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Re: USB problems after memory upgrade
On 11 September 2011 18:16, Izumi Tsutsui <tsutsui%ceres.dti.ne.jp@localhost>
>> >> How hard would it be to provide a kernel option to specifically
>> >> allocate the highest possibly memory locations for devices, to try to
>> >> flush out such issues?
>> > bus_dmatag_subregion(9) is an API to handle such issue,
>> > as it was introduced for bce(4) that could not xfer to >1GB RAM.
>> As I understand it, its possible that there may be similar >2GB, >4GB
>> etc issues lurking in other drivers, which would only trigger if they
>> happen to be allocated memory over such a boundary.
>> I was wondering how hard it would be to have a kernel option which
>> would force all memory to be allocated from as high an address as
>> possible, to try to deterministically trigger such issues, so they
>> could be more easily found and corrected.
> I'm not sure if I understand your point correctly, but such restriction
> is caused by DMA hardware implementation on bus or each device.
> I don't think we can handle it by a kernel option.
> All memory for DMA xfers must be handled by bus_dmamem_alloc(9)
> and bus_dmamap_load(9) so that actuall DMA xfers are done against
> safe address range specified in bus_dmatag passed from a parent bus
> or specified by bus_dmatag_subregion(9) per device basis.
> All necessary xfers between DMA buffer and actuall target xfer regions
> are handled by bus_dmamap_sync(9), as done on ISA bounce buffer ops.
Apologies - I may have been unclear in my original response - I have a
tendency to use idioms more than necessary. I'll have one more attempt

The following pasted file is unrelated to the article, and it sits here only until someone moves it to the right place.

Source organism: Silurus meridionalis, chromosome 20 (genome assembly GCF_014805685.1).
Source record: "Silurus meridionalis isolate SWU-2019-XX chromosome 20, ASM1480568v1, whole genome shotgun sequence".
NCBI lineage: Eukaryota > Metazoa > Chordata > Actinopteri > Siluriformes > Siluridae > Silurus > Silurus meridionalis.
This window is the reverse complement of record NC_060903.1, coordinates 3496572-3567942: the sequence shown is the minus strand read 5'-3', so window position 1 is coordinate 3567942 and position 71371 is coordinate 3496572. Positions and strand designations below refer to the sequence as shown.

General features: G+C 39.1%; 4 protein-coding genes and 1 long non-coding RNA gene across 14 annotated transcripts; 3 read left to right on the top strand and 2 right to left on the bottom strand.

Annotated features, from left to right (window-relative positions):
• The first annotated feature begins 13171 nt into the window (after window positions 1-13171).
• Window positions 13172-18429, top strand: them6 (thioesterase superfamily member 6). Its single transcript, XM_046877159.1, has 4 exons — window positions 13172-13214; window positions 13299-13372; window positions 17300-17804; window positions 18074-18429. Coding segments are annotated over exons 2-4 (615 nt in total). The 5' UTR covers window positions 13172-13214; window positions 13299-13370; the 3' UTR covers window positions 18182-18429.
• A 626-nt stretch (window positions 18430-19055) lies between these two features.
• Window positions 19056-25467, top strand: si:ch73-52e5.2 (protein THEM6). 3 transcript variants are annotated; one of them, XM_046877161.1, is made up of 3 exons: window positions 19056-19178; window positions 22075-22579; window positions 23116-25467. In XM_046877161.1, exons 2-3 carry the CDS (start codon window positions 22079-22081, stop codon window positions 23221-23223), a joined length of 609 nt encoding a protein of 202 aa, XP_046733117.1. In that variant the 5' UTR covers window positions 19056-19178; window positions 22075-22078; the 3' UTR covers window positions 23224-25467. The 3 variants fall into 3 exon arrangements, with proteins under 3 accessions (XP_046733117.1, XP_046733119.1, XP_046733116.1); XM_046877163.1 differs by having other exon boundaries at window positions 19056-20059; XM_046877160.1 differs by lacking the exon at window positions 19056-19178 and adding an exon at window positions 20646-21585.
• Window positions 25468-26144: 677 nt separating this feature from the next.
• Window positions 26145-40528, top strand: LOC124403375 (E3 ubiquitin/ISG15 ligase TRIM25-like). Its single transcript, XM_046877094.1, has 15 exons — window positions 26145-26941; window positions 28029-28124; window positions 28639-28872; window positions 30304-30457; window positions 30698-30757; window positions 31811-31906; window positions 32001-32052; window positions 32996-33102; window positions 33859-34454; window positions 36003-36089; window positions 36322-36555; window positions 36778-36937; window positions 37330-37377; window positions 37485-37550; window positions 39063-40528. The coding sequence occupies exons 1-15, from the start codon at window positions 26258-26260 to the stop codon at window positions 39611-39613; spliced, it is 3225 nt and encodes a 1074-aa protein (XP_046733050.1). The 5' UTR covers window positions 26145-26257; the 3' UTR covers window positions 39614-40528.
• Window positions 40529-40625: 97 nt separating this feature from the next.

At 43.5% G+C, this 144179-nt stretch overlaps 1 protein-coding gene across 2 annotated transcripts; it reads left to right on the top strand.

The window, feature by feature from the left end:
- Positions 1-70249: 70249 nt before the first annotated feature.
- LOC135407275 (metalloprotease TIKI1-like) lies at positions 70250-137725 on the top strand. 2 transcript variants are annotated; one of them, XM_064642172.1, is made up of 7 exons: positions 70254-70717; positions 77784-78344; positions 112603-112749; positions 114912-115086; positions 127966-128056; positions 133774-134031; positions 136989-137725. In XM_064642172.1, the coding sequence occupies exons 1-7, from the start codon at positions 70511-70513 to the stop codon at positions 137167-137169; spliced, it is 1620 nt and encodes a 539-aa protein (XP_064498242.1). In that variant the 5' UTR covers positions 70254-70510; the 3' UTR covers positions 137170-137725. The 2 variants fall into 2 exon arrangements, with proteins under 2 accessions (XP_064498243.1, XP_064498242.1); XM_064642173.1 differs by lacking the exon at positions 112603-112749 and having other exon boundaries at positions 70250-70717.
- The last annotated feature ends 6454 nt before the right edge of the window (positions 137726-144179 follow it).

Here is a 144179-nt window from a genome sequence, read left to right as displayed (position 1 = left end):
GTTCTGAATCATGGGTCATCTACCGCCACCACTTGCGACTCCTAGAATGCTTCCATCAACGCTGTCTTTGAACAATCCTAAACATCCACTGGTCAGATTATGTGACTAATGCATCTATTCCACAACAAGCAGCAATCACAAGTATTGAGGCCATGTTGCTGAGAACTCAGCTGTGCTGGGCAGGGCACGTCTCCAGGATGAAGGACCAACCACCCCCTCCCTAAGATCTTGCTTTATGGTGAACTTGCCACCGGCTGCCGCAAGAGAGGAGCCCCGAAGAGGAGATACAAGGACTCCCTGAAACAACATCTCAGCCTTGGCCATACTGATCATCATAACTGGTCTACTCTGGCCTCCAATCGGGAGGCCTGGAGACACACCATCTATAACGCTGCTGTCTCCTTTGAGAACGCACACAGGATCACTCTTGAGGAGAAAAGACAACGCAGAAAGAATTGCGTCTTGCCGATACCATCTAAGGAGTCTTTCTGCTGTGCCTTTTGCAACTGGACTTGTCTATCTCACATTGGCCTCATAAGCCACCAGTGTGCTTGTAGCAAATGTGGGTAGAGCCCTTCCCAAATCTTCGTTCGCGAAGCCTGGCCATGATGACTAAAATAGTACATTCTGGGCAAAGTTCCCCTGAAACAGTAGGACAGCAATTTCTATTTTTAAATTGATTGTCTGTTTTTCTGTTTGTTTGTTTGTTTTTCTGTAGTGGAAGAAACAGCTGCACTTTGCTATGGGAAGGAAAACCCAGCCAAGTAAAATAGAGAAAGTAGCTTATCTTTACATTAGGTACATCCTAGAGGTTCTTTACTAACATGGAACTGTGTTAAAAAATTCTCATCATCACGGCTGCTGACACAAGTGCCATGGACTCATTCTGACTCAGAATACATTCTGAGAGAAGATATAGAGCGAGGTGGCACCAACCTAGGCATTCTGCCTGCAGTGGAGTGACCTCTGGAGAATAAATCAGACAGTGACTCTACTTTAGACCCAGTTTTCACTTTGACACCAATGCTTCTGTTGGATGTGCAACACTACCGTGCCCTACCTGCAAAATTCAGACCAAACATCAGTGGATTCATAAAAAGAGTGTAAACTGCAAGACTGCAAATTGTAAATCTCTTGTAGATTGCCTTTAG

Some devices, busses, and potentially device+bus combinations have
limitations on the memory range they can use for DMA. Where known
these are handled in the tree by enforce allocation within an
acceptable range or bounce-buffering where needed.
What I was proposing was akin to a test case - a kernel option which
would not be expected to be used in normal use, but would provide
memory to devices from the maximum permissible range.
For example, on an 8GB machine, and device which did not specify
specific memory requirements woiuld always be provided with memory
close to 8GB. If a device specified memory <4GB it would be given
memory close to 4GB. The intention is to find any device memory range
issues and to trigger them as hard and as often as possible, so they
can be discovered and fixed.
It might even be nice to have this as a (defaulted off) boot option,
similar to -1 and -2 on i386/amd64 so users can easily run the option
to help test.
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